But colleagues from different units at UM have been very positive in providing the services. Providing accessible services involves the coordination of a wide variety of units. All units need to learn in the process. The Student Affairs Office has done a good job in coordinating different units, and in acquiring necessary information and learning from experience from other parties, including organisations for people with disabilities, student affairs units at other universities serving students with disabilities, and organisations specializing in accessibility issues. Colleagues from the FSH and FSS have also provided useful suggestions to the committee.
More Accessible Infrastructure on the New Campus
Before UM’s relocation to the new campus, colleagues from different units examined the new campus carefully. With the help of external accessibility experts as well as some end users, the areas that needed to be improved were prioritised and acted on accordingly. As a result, most major routes now have tactile guide paths. Elevators have audio announcement systems and Braille signs on buttons. There are also accessible washrooms in the main buildings. Residential colleges have rooms designed specifically for students with disabilities. On the front of information technology, we have created guidelines for UM colleagues to prepare electronic documents and webpages that are accessible to users with visual disabilities. Certainly, there are still areas that are not yet satisfactory and need to be improved. But undoubtedly the current campus infrastructure is more accessible than what was available on the old campus.
More Accessible Infrastructure on the New Campus
Positive Attitude towards Services to Students with Disabilities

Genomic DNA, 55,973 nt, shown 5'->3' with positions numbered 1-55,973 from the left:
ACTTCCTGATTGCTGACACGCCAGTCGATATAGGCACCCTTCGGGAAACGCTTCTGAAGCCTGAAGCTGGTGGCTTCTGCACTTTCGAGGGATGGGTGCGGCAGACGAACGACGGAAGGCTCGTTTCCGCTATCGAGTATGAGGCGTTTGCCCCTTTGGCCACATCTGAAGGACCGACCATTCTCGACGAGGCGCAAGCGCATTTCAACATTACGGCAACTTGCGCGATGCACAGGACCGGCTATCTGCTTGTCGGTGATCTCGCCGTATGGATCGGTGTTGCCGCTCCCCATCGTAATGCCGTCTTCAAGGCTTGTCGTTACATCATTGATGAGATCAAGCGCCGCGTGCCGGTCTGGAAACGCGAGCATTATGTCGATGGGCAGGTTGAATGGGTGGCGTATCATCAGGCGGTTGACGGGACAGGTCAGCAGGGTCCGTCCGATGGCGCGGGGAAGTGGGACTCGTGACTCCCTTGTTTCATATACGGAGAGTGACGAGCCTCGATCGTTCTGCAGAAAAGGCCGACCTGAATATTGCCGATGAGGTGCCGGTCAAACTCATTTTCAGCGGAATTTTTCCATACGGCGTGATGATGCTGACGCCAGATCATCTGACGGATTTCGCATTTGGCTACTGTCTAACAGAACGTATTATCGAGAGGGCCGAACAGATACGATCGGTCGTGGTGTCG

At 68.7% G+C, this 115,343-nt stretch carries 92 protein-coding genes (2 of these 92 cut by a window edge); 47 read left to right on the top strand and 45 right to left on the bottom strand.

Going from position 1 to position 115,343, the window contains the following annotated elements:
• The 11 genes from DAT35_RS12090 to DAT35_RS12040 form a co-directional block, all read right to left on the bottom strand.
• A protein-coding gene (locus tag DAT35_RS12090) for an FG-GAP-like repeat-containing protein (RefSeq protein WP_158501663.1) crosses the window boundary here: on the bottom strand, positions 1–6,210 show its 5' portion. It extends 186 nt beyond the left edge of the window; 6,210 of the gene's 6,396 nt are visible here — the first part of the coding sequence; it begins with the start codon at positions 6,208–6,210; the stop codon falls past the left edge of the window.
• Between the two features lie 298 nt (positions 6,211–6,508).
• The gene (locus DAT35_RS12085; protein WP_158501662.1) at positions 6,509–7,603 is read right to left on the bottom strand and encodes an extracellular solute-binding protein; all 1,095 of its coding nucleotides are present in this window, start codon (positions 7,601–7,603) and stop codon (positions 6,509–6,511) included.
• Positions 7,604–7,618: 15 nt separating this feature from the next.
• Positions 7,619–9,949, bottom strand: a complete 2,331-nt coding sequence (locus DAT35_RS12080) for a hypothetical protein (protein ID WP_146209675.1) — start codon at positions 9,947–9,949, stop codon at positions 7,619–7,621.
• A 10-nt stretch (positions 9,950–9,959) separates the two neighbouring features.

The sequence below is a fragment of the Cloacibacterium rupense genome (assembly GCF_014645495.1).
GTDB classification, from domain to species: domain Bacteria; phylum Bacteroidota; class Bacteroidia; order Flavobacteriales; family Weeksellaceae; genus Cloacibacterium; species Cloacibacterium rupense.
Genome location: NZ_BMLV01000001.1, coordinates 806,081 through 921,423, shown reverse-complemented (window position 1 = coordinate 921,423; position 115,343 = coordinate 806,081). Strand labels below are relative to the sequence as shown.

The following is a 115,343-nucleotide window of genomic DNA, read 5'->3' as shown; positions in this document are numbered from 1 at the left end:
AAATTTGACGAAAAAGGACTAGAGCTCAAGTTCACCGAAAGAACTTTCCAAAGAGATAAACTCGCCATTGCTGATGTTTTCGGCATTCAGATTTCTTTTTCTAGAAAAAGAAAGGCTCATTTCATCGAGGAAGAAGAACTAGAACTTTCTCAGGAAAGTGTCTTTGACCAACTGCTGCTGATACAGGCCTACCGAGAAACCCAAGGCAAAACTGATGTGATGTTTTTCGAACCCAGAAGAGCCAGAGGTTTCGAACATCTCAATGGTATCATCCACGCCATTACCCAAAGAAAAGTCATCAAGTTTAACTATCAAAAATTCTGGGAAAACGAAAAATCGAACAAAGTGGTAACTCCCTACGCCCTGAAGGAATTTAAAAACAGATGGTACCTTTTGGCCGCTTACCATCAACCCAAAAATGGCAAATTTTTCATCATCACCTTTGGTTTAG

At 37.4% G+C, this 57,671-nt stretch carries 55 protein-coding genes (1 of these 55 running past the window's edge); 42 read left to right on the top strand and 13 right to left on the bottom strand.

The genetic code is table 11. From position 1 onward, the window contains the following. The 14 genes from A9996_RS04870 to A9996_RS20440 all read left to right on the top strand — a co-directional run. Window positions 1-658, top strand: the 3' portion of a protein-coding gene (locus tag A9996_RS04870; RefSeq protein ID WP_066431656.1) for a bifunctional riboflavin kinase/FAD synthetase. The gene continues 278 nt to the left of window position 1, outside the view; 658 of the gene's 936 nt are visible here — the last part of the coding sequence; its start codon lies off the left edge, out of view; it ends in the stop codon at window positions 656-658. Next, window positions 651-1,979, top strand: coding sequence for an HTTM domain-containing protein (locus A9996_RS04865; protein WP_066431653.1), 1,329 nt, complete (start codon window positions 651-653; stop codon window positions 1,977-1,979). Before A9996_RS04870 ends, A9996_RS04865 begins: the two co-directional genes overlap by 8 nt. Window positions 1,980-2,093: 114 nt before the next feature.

What I found most impressive is the attitude of both colleagues and students toward the services. Several student societies have organised various kinds of activities in an attempt to raise UM members’ awareness of disabilities, and students and colleagues with disabilities were invited to share their experiences. In 2014, the SAO organised the Service Learning Fair. Many local nongovernmental organisations serving people with disabilities organised workshops, talks, and exhibitions during the fair, which attracted many students and colleagues. I am impressed by the positive attitude of the students and colleagues towards serving and understanding people with disabilities.
In teaching, I value students’ attitudes toward learning more than their past achievements. Our current gains are certainly predictive of future achievements, to an extent. But these things have already happened and can’t be changed. Students’ attitude toward learning, on the other hand, can be changed and can contribute significantly to what we will become in the future. I think hardware is an important factor in providing services to students with disabilities, but the most important component is people. They are the real asset of the university. We still have a lot to learn and improve, but we have many students and colleagues who care about the services and are willing to learn. I am proud to work with them.
Prof Cheung Shu Fai is an associate professor in the Department of Psychology, Faculty of Social Sciences, University of Macau. His research areas mainly include meta-analysis, structural equation modeling, trait theories in personality, and the influence of attitudes and subjective norm on social behaviours.
The views expressed in the Academic Research column are solely those of the authors, and do not necessarily reflect the views of the UMagazine or UM.